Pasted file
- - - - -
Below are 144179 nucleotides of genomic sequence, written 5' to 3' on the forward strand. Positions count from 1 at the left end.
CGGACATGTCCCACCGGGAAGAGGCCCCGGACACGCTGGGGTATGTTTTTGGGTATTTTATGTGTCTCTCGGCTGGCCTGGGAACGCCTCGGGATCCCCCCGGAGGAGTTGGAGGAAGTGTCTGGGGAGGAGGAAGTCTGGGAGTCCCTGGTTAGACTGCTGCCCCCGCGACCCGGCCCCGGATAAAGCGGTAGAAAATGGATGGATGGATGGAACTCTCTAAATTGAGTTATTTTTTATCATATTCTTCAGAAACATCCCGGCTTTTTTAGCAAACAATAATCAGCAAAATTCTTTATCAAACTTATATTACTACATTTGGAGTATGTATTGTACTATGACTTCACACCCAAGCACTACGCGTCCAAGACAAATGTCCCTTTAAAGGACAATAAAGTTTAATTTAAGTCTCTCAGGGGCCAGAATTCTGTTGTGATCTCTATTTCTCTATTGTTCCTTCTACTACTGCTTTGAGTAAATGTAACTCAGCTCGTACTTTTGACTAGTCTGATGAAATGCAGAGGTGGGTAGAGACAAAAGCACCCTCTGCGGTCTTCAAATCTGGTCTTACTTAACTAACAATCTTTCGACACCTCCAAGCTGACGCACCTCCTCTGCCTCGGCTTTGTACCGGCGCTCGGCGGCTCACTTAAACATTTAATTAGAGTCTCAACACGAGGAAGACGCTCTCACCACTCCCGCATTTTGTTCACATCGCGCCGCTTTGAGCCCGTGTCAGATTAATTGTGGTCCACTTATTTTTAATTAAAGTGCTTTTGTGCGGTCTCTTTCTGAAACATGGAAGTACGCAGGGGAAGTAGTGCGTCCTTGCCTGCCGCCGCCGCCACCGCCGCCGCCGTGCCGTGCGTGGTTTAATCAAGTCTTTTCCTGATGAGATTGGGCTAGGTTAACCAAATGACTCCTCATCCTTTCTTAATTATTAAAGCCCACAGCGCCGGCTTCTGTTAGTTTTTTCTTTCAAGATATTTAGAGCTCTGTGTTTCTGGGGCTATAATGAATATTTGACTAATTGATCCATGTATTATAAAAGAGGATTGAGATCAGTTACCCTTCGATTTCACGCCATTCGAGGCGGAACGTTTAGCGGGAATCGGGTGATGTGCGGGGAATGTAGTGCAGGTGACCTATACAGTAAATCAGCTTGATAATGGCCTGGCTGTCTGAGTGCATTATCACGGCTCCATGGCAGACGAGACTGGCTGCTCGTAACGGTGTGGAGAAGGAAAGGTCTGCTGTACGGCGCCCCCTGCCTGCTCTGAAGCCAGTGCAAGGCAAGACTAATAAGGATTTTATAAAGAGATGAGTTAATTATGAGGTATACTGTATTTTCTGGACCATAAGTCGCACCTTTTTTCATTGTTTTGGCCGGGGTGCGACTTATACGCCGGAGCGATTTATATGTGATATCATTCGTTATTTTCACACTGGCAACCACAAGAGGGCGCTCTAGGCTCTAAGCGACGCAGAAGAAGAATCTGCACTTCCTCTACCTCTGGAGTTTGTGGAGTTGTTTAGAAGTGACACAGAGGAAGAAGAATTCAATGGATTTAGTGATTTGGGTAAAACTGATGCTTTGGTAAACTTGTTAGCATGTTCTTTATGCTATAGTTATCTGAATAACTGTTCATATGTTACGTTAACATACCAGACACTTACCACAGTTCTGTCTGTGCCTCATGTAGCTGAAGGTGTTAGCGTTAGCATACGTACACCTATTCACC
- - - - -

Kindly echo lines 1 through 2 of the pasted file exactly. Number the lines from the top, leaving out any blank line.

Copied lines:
Below are 144179 nucleotides of genomic sequence, written 5' to 3' on the forward strand. Positions count from 1 at the left end.
CGGACATGTCCCACCGGGAAGAGGCCCCGGACACGCTGGGGTATGTTTTTGGGTATTTTATGTGTCTCTCGGCTGGCCTGGGAACGCCTCGGGATCCCCCCGGAGGAGTTGGAGGAAGTGTCTGGGGAGGAGGAAGTCTGGGAGTCCCTGGTTAGACTGCTGCCCCCGCGACCCGGCCCCGGATAAAGCGGTAGAAAATGGATGGATGGATGGAACTCTCTAAATTGAGTTATTTTTTATCATATTCTTCAGAAACATCCCGGCTTTTTTAGCAAACAATAATCAGCAAAATTCTTTATCAAACTTATATTACTACATTTGGAGTATGTATTGTACTATGACTTCACACCCAAGCACTACGCGTCCAAGACAAATGTCCCTTTAAAGGACAATAAAGTTTAATTTAAGTCTCTCAGGGGCCAGAATTCTGTTGTGATCTCTATTTCTCTATTGTTCCTTCTACTACTGCTTTGAGTAAATGTAACTCAGCTCGTACTTTTGACTAGTCTGATGAAATGCAGAGGTGGGTAGAGACAAAAGCACCCTCTGCGGTCTTCAAATCTGGTCTTACTTAACTAACAATCTTTCGACACCTCCAAGCTGACGCACCTCCTCTGCCTCGGCTTTGTACCGGCGCTCGGCGGCTCACTTAAACATTTAATTAGAGTCTCAACACGAGGAAGACGCTCTCACCACTCCCGCATTTTGTTCACATCGCGCCGCTTTGAGCCCGTGTCAGATTAATTGTGGTCCACTTATTTTTAATTAAAGTGCTTTTGTGCGGTCTCTTTCTGAAACATGGAAGTACGCAGGGGAAGTAGTGCGTCCTTGCCTGCCGCCGCCGCCACCGCCGCCGCCGTGCCGTGCGTGGTTTAATCAAGTCTTTTCCTGATGAGATTGGGCTAGGTTAACCAAATGACTCCTCATCCTTTCTTAATTATTAAAGCCCACAGCGCCGGCTTCTGTTAGTTTTTTCTTTCAAGATATTTAGAGCTCTGTGTTTCTGGGGCTATAATGAATATTTGACTAATTGATCCATGTATTATAAAAGAGGATTGAGATCAGTTACCCTTCGATTTCACGCCATTCGAGGCGGAACGTTTAGCGGGAATCGGGTGATGTGCGGGGAATGTAGTGCAGGTGACCTATACAGTAAATCAGCTTGATAATGGCCTGGCTGTCTGAGTGCATTATCACGGCTCCATGGCAGACGAGACTGGCTGCTCGTAACGGTGTGGAGAAGGAAAGGTCTGCTGTACGGCGCCCCCTGCCTGCTCTGAAGCCAGTGCAAGGCAAGACTAATAAGGATTTTATAAAGAGATGAGTTAATTATGAGGTATACTGTATTTTCTGGACCATAAGTCGCACCTTTTTTCATTGTTTTGGCCGGGGTGCGACTTATACGCCGGAGCGATTTATATGTGATATCATTCGTTATTTTCACACTGGCAACCACAAGAGGGCGCTCTAGGCTCTAAGCGACGCAGAAGAAGAATCTGCACTTCCTCTACCTCTGGAGTTTGTGGAGTTGTTTAGAAGTGACACAGAGGAAGAAGAATTCAATGGATTTAGTGATTTGGGTAAAACTGATGCTTTGGTAAACTTGTTAGCATGTTCTTTATGCTATAGTTATCTGAATAACTGTTCATATGTTACGTTAACATACCAGACACTTACCACAGTTCTGTCTGTGCCTCATGTAGCTGAAGGTGTTAGCGTTAGCATACGTACACCTATTCACC